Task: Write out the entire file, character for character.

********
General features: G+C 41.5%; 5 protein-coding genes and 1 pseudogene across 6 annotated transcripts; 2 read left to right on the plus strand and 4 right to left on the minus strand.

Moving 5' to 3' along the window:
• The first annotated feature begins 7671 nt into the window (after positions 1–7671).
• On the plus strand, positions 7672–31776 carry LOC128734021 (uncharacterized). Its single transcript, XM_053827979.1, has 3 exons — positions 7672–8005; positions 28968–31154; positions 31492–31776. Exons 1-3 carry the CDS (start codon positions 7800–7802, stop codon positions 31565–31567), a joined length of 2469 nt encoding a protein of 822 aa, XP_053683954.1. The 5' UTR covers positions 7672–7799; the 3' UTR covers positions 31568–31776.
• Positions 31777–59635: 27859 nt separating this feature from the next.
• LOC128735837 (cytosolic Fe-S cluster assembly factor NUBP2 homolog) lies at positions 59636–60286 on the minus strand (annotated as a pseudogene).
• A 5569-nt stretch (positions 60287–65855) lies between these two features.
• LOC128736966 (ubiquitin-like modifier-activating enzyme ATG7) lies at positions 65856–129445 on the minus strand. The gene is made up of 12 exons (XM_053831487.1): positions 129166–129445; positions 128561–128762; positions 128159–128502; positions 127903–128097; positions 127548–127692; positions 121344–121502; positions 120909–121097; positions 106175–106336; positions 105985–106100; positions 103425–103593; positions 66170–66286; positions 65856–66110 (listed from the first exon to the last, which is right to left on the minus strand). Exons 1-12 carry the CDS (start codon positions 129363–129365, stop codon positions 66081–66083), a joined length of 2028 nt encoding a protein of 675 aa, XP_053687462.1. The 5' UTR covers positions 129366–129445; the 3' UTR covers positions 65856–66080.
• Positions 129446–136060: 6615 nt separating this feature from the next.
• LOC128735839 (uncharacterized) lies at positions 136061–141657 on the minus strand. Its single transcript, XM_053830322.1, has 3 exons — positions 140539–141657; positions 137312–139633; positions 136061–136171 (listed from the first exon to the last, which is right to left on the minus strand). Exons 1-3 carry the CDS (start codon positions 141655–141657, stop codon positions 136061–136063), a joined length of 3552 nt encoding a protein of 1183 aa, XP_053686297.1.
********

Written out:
General features: G+C 41.5%; 5 protein-coding genes and 1 pseudogene across 6 annotated transcripts; 2 read left to right on the plus strand and 4 right to left on the minus strand.

Moving 5' to 3' along the window:
• The first annotated feature begins 7671 nt into the window (after positions 1–7671).
• On the plus strand, positions 7672–31776 carry LOC128734021 (uncharacterized). Its single transcript, XM_053827979.1, has 3 exons — positions 7672–8005; positions 28968–31154; positions 31492–31776. Exons 1-3 carry the CDS (start codon positions 7800–7802, stop codon positions 31565–31567), a joined length of 2469 nt encoding a protein of 822 aa, XP_053683954.1. The 5' UTR covers positions 7672–7799; the 3' UTR covers positions 31568–31776.
• Positions 31777–59635: 27859 nt separating this feature from the next.
• LOC128735837 (cytosolic Fe-S cluster assembly factor NUBP2 homolog) lies at positions 59636–60286 on the minus strand (annotated as a pseudogene).
• A 5569-nt stretch (positions 60287–65855) lies between these two features.
• LOC128736966 (ubiquitin-like modifier-activating enzyme ATG7) lies at positions 65856–129445 on the minus strand. The gene is made up of 12 exons (XM_053831487.1): positions 129166–129445; positions 128561–128762; positions 128159–128502; positions 127903–128097; positions 127548–127692; positions 121344–121502; positions 120909–121097; positions 106175–106336; positions 105985–106100; positions 103425–103593; positions 66170–66286; positions 65856–66110 (listed from the first exon to the last, which is right to left on the minus strand). Exons 1-12 carry the CDS (start codon positions 129363–129365, stop codon positions 66081–66083), a joined length of 2028 nt encoding a protein of 675 aa, XP_053687462.1. The 5' UTR covers positions 129366–129445; the 3' UTR covers positions 65856–66080.
• Positions 129446–136060: 6615 nt separating this feature from the next.
• LOC128735839 (uncharacterized) lies at positions 136061–141657 on the minus strand. Its single transcript, XM_053830322.1, has 3 exons — positions 140539–141657; positions 137312–139633; positions 136061–136171 (listed from the first exon to the last, which is right to left on the minus strand). Exons 1-3 carry the CDS (start codon positions 141655–141657, stop codon positions 136061–136063), a joined length of 3552 nt encoding a protein of 1183 aa, XP_053686297.1.